Updated Aug. 9, 2011
The Federal Reserve's Open Market Committee on Tuesday decided to keep the federal funds rate at zero to 0.25% at least through mid-2013, noting slower-than-expected economic growth.
“The committee currently anticipates that economic conditions — including low rates of resource utilization and a subdued outlook for inflation over the medium run — are likely to warrant exceptionally low levels for the federal funds rate at least through mid-2013,” the committee said in a statement.
It's the first time that the committee has stated a specific time period for the rate, according to an agency spokesman.
“The committee now expects a somewhat slower pace of recovery over coming quarters than it did at the time of the previous meeting and anticipates that the unemployment rate will decline only gradually toward levels that the committee judges to be consistent with its dual mandate,” the committee said. “Moreover, downside risks to the economic outlook have increased.”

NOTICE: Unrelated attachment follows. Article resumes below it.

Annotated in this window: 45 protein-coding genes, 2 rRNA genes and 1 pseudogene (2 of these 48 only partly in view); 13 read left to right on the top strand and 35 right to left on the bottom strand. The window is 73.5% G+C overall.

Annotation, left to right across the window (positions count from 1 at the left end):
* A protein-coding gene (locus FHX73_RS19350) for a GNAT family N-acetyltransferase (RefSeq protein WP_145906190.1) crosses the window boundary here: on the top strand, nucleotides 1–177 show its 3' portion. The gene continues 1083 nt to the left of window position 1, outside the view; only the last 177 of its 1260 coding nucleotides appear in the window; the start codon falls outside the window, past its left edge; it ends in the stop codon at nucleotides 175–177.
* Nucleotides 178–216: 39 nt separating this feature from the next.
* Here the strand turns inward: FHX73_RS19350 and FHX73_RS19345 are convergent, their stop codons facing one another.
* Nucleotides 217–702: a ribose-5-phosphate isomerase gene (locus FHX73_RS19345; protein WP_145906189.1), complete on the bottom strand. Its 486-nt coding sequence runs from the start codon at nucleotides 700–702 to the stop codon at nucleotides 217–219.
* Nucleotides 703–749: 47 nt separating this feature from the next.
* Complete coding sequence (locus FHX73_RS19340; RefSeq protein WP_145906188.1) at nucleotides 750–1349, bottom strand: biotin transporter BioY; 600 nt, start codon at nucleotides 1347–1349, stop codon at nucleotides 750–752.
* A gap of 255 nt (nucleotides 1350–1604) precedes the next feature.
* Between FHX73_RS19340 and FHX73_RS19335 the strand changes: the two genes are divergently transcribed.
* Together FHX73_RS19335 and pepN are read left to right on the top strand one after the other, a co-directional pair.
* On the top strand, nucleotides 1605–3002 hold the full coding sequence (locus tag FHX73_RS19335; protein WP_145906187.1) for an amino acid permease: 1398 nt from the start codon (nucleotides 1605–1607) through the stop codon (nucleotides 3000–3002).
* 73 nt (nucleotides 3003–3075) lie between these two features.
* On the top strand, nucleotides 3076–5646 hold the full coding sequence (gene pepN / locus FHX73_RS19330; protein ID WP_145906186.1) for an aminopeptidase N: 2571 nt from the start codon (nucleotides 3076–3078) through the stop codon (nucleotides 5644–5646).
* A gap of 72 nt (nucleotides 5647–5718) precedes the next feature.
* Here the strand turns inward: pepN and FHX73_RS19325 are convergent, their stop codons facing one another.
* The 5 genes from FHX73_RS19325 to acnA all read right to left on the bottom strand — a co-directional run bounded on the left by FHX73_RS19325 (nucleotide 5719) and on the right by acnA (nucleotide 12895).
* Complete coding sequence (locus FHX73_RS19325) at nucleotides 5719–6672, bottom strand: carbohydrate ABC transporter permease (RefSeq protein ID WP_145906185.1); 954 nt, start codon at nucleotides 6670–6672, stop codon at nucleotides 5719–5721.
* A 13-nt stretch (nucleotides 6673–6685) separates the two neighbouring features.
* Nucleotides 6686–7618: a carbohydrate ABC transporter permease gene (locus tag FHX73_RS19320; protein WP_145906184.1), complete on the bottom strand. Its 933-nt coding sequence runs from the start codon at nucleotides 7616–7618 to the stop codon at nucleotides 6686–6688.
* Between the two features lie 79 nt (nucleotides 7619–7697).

Chairman Ben S. Bernanke and six commissioners voted for the action, but three members voted against it. The last time that more than two members dissented was 1992, the spokesman said.
Setting an extended time period for the rate is “noteworthy,” Peter Palfrey, vice president and portfolio manager for fixed-income strategy at Loomis Sayles, said in an interview. “It effectively guaranteed that investors can ride the yield curve down. The Fed did come up with what the market was looking for.”
Instead of a massive flight to Treasury markets, “that’s an extraordinary stimulus to the risk markets, and it probably pushes investors further out (on) the curve. I think the Fed has done something that gives investors some confidence that the Fed’s not going to whipsaw rates.”
Bret Barker, head trader for TCW Group’s government desk, also expects people to “extend out the curve and reach for yield.” However, he added, “It’s hard to get too excited. They left pretty much everything on the table.”
Mr. Barker said that while the odds of QE3 are low, “they are higher than they were before this meeting.”